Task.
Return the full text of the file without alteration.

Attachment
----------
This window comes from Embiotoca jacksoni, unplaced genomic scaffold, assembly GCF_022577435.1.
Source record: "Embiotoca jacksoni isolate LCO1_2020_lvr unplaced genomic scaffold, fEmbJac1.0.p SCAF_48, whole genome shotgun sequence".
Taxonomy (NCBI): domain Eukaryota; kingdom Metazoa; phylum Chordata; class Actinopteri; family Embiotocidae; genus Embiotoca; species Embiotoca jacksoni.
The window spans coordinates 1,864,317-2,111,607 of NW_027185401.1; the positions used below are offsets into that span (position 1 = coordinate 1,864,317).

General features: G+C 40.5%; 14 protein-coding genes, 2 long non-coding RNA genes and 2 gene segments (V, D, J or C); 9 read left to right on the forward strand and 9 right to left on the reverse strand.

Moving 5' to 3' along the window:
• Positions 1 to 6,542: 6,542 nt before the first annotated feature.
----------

This window comes from Embiotoca jacksoni, unplaced genomic scaffold, assembly GCF_022577435.1.
Source record: "Embiotoca jacksoni isolate LCO1_2020_lvr unplaced genomic scaffold, fEmbJac1.0.p SCAF_48, whole genome shotgun sequence".
Taxonomy (NCBI): domain Eukaryota; kingdom Metazoa; phylum Chordata; class Actinopteri; family Embiotocidae; genus Embiotoca; species Embiotoca jacksoni.
The window spans coordinates 1,864,317-2,111,607 of NW_027185401.1; the positions used below are offsets into that span (position 1 = coordinate 1,864,317).

General features: G+C 40.5%; 14 protein-coding genes, 2 long non-coding RNA genes and 2 gene segments (V, D, J or C); 9 read left to right on the forward strand and 9 right to left on the reverse strand.

Moving 5' to 3' along the window:
• Positions 1 to 6,542: 6,542 nt before the first annotated feature.